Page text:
Mr Moorhouse (August 17) says he intends to deprive himself of French cheeses, wines and holidays in response to some alleged action by Mr Jean-Claude Juncker. But since the President of the European Commission is a Luxemburger, it is not very clear why Mr Moorhouse wishes to take his revenge on the French.
In any case, does not the old adage of ‘cutting off one’s nose etc.’ apply? His mention of a balance sheet though does engender a thought about having a bookkeeping account kept on the reactions to Brexit: something on the following lines perhaps:
Debit: (a) Prices of all imports including food and fuel up by 10 per cent, representing the devaluation of our currency. Further tariff charges to be added later if we don’t access the single market with its commitment to observe the rules on free movement of people;
(b) Lower pensions since bond yields have fallen due to the Brexit decision;
(c) Interest on savings reduced to virtually nothing because of new economic woes due to Brexit;
(d) Continuous talk of recession in what was a thriving economy;
(e) Startling increase in hate crimes against people with foreign names or accents;
(f) A failed Prime Minister whose reckless gamble will have ruinous consequences for the whole country and a possible break-up of the United Kingdom.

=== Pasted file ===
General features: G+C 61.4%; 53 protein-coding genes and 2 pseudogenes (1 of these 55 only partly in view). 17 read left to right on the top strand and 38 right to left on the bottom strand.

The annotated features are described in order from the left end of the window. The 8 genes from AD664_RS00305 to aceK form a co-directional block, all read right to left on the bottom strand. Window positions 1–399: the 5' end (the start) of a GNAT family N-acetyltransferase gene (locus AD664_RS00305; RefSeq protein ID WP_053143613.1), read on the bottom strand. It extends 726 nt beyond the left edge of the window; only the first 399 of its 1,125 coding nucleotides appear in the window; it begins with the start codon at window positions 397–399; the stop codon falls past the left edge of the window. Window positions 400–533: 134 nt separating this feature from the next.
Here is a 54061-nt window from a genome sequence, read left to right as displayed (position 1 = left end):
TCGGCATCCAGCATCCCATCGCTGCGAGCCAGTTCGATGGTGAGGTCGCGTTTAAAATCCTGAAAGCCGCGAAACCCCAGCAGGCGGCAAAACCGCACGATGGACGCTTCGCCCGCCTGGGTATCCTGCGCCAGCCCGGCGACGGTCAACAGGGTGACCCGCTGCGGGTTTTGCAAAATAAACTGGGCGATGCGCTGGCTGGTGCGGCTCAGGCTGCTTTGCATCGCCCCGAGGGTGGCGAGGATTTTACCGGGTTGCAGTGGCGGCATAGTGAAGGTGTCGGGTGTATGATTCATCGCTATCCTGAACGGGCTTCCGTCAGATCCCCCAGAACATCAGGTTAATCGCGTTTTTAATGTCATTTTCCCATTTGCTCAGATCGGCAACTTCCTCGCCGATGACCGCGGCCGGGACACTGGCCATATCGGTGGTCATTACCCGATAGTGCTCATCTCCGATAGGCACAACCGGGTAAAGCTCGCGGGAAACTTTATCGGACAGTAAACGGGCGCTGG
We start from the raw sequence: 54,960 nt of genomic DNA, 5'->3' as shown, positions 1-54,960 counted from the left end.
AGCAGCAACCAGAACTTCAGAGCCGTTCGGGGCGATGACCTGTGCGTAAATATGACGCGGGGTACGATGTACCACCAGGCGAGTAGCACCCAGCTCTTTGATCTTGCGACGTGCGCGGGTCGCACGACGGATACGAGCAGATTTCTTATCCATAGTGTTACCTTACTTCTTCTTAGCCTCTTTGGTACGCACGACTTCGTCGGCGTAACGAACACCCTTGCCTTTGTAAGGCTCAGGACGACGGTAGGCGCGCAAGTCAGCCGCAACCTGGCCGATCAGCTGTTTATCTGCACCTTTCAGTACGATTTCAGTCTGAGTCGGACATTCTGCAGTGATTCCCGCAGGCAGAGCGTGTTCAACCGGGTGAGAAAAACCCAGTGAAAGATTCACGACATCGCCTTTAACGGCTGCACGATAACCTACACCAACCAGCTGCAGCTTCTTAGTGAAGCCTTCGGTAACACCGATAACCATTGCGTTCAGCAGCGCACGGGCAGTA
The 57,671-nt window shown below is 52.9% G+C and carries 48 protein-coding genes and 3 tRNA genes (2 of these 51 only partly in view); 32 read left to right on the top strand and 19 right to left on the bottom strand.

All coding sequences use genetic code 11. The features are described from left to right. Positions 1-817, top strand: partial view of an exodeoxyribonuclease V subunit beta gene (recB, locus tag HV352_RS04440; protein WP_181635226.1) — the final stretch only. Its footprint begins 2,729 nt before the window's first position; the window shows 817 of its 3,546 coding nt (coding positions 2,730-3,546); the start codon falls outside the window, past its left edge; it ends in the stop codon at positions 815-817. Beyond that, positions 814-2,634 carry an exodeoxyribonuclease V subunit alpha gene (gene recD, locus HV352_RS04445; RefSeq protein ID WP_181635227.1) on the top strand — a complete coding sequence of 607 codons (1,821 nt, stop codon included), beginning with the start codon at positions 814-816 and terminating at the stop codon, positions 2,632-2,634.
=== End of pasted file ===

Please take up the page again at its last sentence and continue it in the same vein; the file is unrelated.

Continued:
Credit: (a) The smug, self-satisfied, smirking visage of Mr Farage as seen on TV and in the papers;
(b) Receipt of heartiest congratulations from Mr Putin and Madame Le Pen, both well known for their democratic ideals.
Faced with an account such as the above, any prudent person would reverse gear and back away from Brexit as quickly as possible. Why don’t we follow suit?
EU: It takes time to gauge changes
It is absurd for your Olly Barham (August 17) to attempt to make points concerning the immediate economic results of Brexit. Has he not noticed that, as yet, nothing has changed and we are still within the EU? The time to make judgements will be after we have been free of rule from Brussels for at least a few years.
He mentions that a majority of Tunbridge Wells residents voted to remain but he should not forget that the majority of those living in Kent, and indeed in England, voted to leave.
Devolution: Another layer of bureaucracy
Abraham Hoxley (August 17) asked how the proposed devolved powers will be administered. The answer’s really very simple: Further layers of officials, busybodies, jobsworths, all-consuming monies that are intended to be spent on services. We may be sure that this devolution will not have a commensurate slimming-down of the bureaucracy higher up the chain.
If we took £1,000 and simply passed it through the hands of three downward-funnelling departments, how much would be left to be spent on something worthwhile?
John Ward Moorhouse